“There are great mysteries in connection with the Trinity that the human mind cannot explore. They are beyond the realm of our comprehension. Take for example the location of each member of the Trinity in the universe. The Bible speaks of the Father being in heaven. That is His special residence. The Lord Jesus is at the right hand of the Father making intercession for His people. The Word of God tells us that the Holy Spirit is here on earth dwelling in the Church, the Body of Christ, and in believers. Yet, these Three are so closely knit together that what thought comes to the mind of One is also on the minds of the Others. They are inseparable and work together in perfect harmony and unity.” (Epp, Theodore H.; “THE OTHER COMFORTER”; Lincoln: Back to the Bible Broadcast, 1966, p 24)
This indicates correctly the location of the Spirit in this age, however this was not so prior to Pentecost. Just because we have the Spirit indwelling us personally, it does not mean that He has had the same relationship with all believers of all times. Indeed, we have mentioned that we are unique to all ages in the past in that we DO have the Spirit living within us.
Let us look at the differences between the Holy Spirit in the Old Testament and the Holy Spirit in the New Testament.
The Spirit of God is closely related to the Spirit of man in both testaments.
The Spirit in the Old Testament was an integrated part of God’s plan of creation from the beginning. He didn’t just happen onto the scene in the book of Acts. Genesis 1:2, “…And the Spirit of God moved upon the face of the water.” Pache has some further information on the Holy Spirit and His part in creation. (Pache, Rene; “The Person And Work Of The Holy Spirit”; Chicago: Moody Press, 1954, 29)
The Spirit is mentioned in many other places in the Old Testament. A word study would be of benefit in this area for further study.
In the New Testament we see the Spirit on the day of Pentecost and His part in the founding of the Church (Acts 2:4). He is spoken of many other times in the New Testament. We have already mentioned some of His ministries which are declared in the New Testament.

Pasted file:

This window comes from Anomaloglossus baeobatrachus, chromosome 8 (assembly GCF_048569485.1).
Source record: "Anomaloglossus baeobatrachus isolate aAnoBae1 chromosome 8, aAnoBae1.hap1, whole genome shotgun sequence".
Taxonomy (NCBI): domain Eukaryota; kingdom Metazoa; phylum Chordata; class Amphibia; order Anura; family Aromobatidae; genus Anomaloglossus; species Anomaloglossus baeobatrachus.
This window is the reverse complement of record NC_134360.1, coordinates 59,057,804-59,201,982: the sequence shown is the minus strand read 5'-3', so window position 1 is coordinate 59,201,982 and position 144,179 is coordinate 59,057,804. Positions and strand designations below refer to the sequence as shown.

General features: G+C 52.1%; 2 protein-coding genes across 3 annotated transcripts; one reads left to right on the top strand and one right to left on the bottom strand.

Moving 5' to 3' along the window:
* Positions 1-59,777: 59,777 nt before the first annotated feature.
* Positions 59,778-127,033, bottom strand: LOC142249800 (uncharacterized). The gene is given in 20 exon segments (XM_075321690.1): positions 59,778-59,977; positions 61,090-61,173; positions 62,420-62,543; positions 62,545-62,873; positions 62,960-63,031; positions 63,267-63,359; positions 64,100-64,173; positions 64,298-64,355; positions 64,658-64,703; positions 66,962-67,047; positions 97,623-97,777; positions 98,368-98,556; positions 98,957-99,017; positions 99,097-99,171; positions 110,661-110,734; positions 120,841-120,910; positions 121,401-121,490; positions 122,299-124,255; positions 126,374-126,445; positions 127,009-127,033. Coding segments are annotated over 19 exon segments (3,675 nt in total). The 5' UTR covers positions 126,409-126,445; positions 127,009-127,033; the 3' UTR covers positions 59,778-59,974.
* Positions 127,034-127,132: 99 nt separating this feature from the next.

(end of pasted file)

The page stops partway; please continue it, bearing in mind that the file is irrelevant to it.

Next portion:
The Spirit is an integrated part of both Testaments, yet there are some distinct differences in His ministry. We will see this as we move along.
It is of interest that in both of the Testaments, the same word is used of both the spirit of man and The Spirit of God. Indeed, all but two references in the New Testament translated spirit are the same Greek word.
Let us look into the two Testaments and see what we can find concerning the Spirit.
THE SPIRIT IN THE OLD TESTAMENT
The Spirit was limited in the Old Testament period. He did not indwell the believer. Isaiah 59:21 does promise a different and better ministry in the future for the Jew. This will be fulfilled in the end time. Joel 2:28-29 looks forward to this time as well. Peter mentioned that this was what happened on the day of Pentecost, yet the entire text looks to the end times for a complete fulfillment. This is one of the cases where we see a partial fulfillment of an Old Testament prophecy, and a yet future COMPLETE fulfillment at a later date in time.
The Spirit in the Old Testament had a general ministry to the nation of Israel. The Spirit was given to the Israelites for the purpose of instruction (Nehemiah 9:20). There was an aspect of teaching via the Holy Spirit even in the Old Testament. We, however, see this much clearer in the New Testament times when every believer has that teaching in residence.
We also see a protective aspect to the Spirit’s ministry in the Old Testament (Haggai 2:4,5). I must wonder just how strongly some of the Old Testament saints might have clung to this particular text and promise in their hard times. “Yet now be strong, O Zerubbabel, saith the LORD; and be strong, O Joshua, son of Josedech, the high priest; and be strong, all ye people of the land, saith the LORD, and work: for I [am] with you, saith the LORD of hosts: [According to] the word that I covenanted with you when ye came out of Egypt, so my spirit remaineth among you: fear ye not.”
It needs to be understood that in the Old Testament the Spirit did not indwell all believers as He does now. This is seen in the following facts.
a. David knew that the Spirit could be taken from him. (Psalm 51:11. 1 Samuel 16:13 mentions the occurrence of the Spirit coming upon David. It was at his anointing by Samuel.) This to me seems to have been a situation that might well have been very frustrating to the Old Testament believer. To know the ministry of the Spirit and to know that He might not be there the next day would have been a worrisome thing. Imagine the sinking feeling that Samson must have had when he knew that the Spirit’s power was removed from him.
There is a sense in which we should see this concept within the church.